These teletypes had some peculiarities. In particular, they used a moving print head (or carriage ), and this print head took a noticeable amount of time to return from the right margin to the left. If sent continuous printing text, a teletype could smear characters all over the paper during a carriage return. [1] The UNIX kernel therefore had to allow for a delay after a carriage return. At the same time, the kernel did "output processing" by changing newlines to the teletype's carriage return and linefeed codes, if necessary. [2] A few teletypes allowed only uppercase characters, and UNIX grew support for these as well. UNIX did get away without something common to other operating systems, however: UNIX systems assumed that all teletypes were "full duplex" and used "remote echo." This meant, in essence, that both the teletype and the UNIX system could send to each other at the same time; and the teletype would not print what you typed until told to do so by the UNIX host. [3]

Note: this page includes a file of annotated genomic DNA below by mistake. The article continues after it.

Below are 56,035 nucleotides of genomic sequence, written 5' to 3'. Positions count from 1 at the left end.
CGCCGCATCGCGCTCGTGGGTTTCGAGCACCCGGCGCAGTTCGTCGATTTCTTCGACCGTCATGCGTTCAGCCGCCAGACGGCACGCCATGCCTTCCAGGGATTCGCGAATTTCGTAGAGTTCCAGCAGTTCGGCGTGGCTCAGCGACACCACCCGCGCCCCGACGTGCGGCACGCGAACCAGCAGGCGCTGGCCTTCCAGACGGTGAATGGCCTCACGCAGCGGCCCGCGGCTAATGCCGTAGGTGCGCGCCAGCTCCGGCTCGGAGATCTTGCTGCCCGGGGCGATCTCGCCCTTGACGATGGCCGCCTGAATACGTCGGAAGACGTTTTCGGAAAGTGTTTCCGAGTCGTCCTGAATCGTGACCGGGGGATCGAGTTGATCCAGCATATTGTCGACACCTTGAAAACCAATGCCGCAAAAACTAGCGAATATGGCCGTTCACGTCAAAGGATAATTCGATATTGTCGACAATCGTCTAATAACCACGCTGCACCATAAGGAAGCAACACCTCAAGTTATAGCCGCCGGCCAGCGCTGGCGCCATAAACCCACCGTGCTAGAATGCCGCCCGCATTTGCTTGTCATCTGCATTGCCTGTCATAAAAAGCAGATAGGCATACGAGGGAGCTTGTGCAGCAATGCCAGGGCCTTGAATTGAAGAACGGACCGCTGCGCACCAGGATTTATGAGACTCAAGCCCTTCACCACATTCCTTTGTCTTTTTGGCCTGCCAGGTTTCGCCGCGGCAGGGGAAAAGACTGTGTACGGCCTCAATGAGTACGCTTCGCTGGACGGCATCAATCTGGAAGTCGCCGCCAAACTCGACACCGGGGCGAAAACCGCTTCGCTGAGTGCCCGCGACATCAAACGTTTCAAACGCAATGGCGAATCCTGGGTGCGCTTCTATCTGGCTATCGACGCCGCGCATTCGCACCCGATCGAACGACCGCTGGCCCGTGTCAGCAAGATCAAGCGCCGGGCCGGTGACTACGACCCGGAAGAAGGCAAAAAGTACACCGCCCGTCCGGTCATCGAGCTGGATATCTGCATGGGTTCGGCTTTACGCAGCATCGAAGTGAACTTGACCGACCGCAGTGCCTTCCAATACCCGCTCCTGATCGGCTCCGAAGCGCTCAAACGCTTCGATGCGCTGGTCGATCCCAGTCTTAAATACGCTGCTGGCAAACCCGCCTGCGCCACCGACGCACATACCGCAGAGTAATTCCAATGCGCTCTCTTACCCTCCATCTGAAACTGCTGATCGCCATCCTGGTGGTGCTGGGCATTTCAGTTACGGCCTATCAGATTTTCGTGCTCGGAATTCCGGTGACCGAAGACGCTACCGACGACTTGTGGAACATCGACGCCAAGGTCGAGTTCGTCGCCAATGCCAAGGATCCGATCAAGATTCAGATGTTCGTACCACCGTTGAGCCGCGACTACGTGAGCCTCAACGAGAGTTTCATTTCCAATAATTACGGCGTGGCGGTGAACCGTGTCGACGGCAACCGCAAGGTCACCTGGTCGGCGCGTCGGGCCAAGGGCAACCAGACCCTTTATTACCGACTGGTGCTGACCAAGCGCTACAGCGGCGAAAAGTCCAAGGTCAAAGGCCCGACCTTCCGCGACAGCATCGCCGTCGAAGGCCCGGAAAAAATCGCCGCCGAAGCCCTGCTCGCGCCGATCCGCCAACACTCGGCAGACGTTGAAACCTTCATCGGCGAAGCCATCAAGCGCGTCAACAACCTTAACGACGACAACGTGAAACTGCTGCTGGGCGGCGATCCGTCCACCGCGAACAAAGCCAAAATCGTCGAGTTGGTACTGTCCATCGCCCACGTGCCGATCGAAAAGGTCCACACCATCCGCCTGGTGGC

[1] This is an exaggeration. Printing during a carriage return was occasionally used as a diagnostic for checking the motor speed. The character printed during the return was supposed to appear exactly halfway along the line.

[2] Some teletypes really processed a newline as a "new line," i.e., a carriage return and linefeed, but most left this up to the host computer.

[3] Full duplex/remote echo and half duplex/local echo tended to go together. In particular, a half duplex system - which was not the same as a simplex system - had to have local echo to avoid being annoying to use. Fortunately, this is irrelevant today. The concept of "duplex" has fallen by the wayside, and everything is full duplex, or at least simulates it internally.